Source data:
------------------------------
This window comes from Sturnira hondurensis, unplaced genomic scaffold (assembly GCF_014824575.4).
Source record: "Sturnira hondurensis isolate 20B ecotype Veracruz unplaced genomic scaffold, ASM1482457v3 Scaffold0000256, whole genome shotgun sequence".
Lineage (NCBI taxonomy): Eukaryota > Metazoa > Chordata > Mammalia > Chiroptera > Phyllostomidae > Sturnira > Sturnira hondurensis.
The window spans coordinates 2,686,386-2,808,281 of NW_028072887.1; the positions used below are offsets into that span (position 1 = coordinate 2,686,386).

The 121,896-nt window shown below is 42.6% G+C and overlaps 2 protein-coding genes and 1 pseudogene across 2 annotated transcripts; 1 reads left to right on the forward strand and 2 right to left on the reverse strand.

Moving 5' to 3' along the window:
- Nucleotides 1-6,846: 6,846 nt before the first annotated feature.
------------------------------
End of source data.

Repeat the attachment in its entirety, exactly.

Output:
This window comes from Sturnira hondurensis, unplaced genomic scaffold (assembly GCF_014824575.4).
Source record: "Sturnira hondurensis isolate 20B ecotype Veracruz unplaced genomic scaffold, ASM1482457v3 Scaffold0000256, whole genome shotgun sequence".
Lineage (NCBI taxonomy): Eukaryota > Metazoa > Chordata > Mammalia > Chiroptera > Phyllostomidae > Sturnira > Sturnira hondurensis.
The window spans coordinates 2,686,386-2,808,281 of NW_028072887.1; the positions used below are offsets into that span (position 1 = coordinate 2,686,386).

The 121,896-nt window shown below is 42.6% G+C and overlaps 2 protein-coding genes and 1 pseudogene across 2 annotated transcripts; 1 reads left to right on the forward strand and 2 right to left on the reverse strand.

Moving 5' to 3' along the window:
- Nucleotides 1-6,846: 6,846 nt before the first annotated feature.